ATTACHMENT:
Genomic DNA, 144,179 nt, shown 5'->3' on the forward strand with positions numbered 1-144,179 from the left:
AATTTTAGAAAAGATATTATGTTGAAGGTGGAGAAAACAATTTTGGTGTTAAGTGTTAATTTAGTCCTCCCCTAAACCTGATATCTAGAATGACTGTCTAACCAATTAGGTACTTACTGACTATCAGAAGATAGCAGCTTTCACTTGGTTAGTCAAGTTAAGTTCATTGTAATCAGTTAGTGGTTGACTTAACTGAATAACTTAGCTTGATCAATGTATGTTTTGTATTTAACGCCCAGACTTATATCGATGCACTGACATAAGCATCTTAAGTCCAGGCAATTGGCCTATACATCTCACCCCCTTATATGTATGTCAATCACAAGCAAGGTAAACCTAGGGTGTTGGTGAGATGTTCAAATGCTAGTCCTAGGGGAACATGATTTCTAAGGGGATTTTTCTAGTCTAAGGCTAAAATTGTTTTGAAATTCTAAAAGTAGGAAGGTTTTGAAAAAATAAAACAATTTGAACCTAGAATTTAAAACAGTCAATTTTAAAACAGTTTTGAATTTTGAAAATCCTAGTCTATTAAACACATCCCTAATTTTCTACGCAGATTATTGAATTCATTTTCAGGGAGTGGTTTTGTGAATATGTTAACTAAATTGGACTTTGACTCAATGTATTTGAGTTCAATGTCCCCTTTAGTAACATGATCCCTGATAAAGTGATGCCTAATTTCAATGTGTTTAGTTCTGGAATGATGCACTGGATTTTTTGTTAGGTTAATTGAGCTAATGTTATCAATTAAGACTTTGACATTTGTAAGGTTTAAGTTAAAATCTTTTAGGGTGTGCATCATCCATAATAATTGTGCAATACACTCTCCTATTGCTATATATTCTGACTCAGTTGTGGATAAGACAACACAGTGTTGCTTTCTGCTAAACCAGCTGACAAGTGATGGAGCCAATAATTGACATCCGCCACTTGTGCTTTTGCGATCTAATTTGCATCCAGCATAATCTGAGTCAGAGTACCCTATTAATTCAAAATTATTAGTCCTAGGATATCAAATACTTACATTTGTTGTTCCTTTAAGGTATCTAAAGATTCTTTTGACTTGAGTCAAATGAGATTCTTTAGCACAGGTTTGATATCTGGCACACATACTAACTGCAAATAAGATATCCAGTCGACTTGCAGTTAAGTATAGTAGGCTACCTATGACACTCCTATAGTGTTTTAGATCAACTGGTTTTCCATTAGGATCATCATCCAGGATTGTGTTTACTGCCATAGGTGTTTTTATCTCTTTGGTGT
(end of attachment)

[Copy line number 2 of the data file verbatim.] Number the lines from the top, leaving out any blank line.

AATTTTAGAAAAGATATTATGTTGAAGGTGGAGAAAACAATTTTGGTGTTAAGTGTTAATTTAGTCCTCCCCTAAACCTGATATCTAGAATGACTGTCTAACCAATTAGGTACTTACTGACTATCAGAAGATAGCAGCTTTCACTTGGTTAGTCAAGTTAAGTTCATTGTAATCAGTTAGTGGTTGACTTAACTGAATAACTTAGCTTGATCAATGTATGTTTTGTATTTAACGCCCAGACTTATATCGATGCACTGACATAAGCATCTTAAGTCCAGGCAATTGGCCTATACATCTCACCCCCTTATATGTATGTCAATCACAAGCAAGGTAAACCTAGGGTGTTGGTGAGATGTTCAAATGCTAGTCCTAGGGGAACATGATTTCTAAGGGGATTTTTCTAGTCTAAGGCTAAAATTGTTTTGAAATTCTAAAAGTAGGAAGGTTTTGAAAAAATAAAACAATTTGAACCTAGAATTTAAAACAGTCAATTTTAAAACAGTTTTGAATTTTGAAAATCCTAGTCTATTAAACACATCCCTAATTTTCTACGCAGATTATTGAATTCATTTTCAGGGAGTGGTTTTGTGAATATGTTAACTAAATTGGACTTTGACTCAATGTATTTGAGTTCAATGTCCCCTTTAGTAACATGATCCCTGATAAAGTGATGCCTAATTTCAATGTGTTTAGTTCTGGAATGATGCACTGGATTTTTTGTTAGGTTAATTGAGCTAATGTTATCAATTAAGACTTTGACATTTGTAAGGTTTAAGTTAAAATCTTTTAGGGTGTGCATCATCCATAATAATTGTGCAATACACTCTCCTATTGCTATATATTCTGACTCAGTTGTGGATAAGACAACACAGTGTTGCTTTCTGCTAAACCAGCTGACAAGTGATGGAGCCAATAATTGACATCCGCCACTTGTGCTTTTGCGATCTAATTTGCATCCAGCATAATCTGAGTCAGAGTACCCTATTAATTCAAAATTATTAGTCCTAGGATATCAAATACTTACATTTGTTGTTCCTTTAAGGTATCTAAAGATTCTTTTGACTTGAGTCAAATGAGATTCTTTAGCACAGGTTTGATATCTGGCACACATACTAACTGCAAATAAGATATCCAGTCGACTTGCAGTTAAGTATAGTAGGCTACCTATGACACTCCTATAGTGTTTTAGATCAACTGGTTTTCCATTAGGATCATCATCCAGGATTGTGTTTACTGCCATAGGTGTTTTTATCTCTTTGGTGT